Trinchado, a spicy South African braised beef dish, is brimming with flavor from onions, red chile peppers, garlic, beef stock, red wine, and olives. Serve with lot of bread and French fries.
Some people request recipes, others demand them, but those who wrote me about trinchado pined for it. Many of them had recently been to South Africa on vacation and wanted to recapture the taste of this spicy beef dish.
As is common with peasant food, the origin of such a dish is hard to verify. It’s believes it’s popular in South Africa because of the Portuguese immigration from nearby Angola and Mozambique. The dish is traditionally served with a heap of chips, a.k.a. French fries. (I wonder if this was a holdover from colonial days?) The Portuguese serve trinchado with chips at their own cafés (small delicatessens) throughout the country. I still have my doubts whether this is a British inﬂuence, but it’s delicious either way.
Trinchado is meant to be spicy. But be extremely careful when preparing the hot peppers: Wear rubber gloves if you have sensitive skin and don’t touch your face or eyes. When ﬁnished, wash your hands thoroughly with hot, soapy water.–David Leite
Trinchado | Spicy South African Beef
- Quick Glance
- 45 M
- 3 H, 20 M
- Serves 4
- 1 tablespoon unsalted butter (1/2 oz)
- 1 tablespoon olive oil
- 2 pound chuck roast, cut into 1-inch cubes
- 2 large yellow onions, chopped
- 3 or 4 small hot red chile peppers, stemmed and chopped (retain the seeds)
- 4 garlic cloves (or more if you're a garlic head), minced
- 2 tablespoons flour
- 1 cup good quality store-bought or homemade beef stock
- 1 cup red wine or 1/2 cup (120 ml) brandy
- 1 bay leaf
- 24 oil-cured black olives
- Salt and freshly ground black pepper, to taste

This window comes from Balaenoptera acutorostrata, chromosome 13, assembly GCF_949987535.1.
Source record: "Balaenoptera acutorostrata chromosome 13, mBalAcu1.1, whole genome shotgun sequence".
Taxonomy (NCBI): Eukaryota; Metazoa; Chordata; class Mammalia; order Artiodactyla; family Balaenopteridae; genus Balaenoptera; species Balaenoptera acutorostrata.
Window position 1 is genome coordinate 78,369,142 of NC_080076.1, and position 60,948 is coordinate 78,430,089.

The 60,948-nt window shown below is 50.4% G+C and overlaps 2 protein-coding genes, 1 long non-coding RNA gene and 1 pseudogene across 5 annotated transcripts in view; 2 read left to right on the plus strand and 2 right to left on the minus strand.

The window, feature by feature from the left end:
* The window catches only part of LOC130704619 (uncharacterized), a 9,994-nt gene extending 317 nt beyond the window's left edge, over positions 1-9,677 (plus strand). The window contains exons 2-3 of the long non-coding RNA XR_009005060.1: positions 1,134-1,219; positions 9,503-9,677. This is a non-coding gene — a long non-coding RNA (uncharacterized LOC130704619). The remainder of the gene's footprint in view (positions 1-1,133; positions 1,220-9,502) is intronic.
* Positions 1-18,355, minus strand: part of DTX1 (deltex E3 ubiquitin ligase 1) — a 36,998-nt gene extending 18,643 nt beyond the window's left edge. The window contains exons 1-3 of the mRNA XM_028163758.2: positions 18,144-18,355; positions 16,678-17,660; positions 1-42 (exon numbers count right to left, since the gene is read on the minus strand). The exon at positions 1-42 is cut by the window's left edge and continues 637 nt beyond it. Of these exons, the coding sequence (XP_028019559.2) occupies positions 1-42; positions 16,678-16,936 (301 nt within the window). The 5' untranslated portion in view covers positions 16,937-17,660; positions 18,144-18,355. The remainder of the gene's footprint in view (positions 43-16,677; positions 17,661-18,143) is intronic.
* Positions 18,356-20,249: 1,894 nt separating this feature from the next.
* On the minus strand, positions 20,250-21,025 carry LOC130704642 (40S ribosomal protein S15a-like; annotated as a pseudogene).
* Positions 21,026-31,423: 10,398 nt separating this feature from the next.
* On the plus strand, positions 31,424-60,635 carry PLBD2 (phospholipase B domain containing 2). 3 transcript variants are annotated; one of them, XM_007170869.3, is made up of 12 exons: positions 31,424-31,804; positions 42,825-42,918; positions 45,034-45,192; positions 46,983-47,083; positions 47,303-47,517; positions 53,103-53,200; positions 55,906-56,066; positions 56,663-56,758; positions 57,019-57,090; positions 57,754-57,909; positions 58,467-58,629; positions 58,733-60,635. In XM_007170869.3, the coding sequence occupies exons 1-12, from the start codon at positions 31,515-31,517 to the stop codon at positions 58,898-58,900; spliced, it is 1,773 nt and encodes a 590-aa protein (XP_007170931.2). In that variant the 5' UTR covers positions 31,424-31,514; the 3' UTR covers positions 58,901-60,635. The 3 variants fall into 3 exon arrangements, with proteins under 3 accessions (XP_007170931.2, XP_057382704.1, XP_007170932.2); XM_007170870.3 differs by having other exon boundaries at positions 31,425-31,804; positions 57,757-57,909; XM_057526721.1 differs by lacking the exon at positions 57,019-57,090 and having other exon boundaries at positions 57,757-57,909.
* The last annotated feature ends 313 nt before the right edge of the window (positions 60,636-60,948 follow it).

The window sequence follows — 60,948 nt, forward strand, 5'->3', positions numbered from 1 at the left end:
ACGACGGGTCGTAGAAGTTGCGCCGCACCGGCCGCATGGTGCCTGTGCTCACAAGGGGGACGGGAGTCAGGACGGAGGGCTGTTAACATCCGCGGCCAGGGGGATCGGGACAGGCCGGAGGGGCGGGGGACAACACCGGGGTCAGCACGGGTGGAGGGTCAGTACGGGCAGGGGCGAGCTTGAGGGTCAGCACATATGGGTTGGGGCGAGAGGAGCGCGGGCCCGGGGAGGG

- Bread for dunking
- French fries for serving (optional; not classic but popular)
- Chopped parsley, for garnish
- 1. Heat a large sauté pan over medium-high heat for 2 minutes. Add the butter and oil. Once the butter is melted and sizzling, add the beef cubes in 4 or 5 batches and brown well on all sides. Don’t crowd the pan or rush this step; this is what gives the dish its ﬂavor. Remove the cubes with a slotted spoon to a warm plate and set aside.
- 2. Lower the heat to medium, add the onions, chile peppers and their seeds, and cook until softened, about 10 minutes. Add the garlic and cook for an additional minute. Sprinkle the ﬂour over the vegetables and stir until the ﬂour’s fully cooked, about 2 minutes.
- 3. Pour in the stock and red wine (or brandy). Stir until the sauce thickens a bit, about 3 minutes. Add the bay leaf, olives, browned beef cubes and any juices that may have accumulated on the plate. Bring to a boil, reduce the heat to low and simmer, covered, for 1 1/2 to 2 1/2 hours. Check every 15 minutes or so until the meat is very tender. Season with salt and pepper.
- 4. To serve, scoop the trinchado into a large bowl and top with fries, or serve them on the side. Have lots of bread on hand for dunking.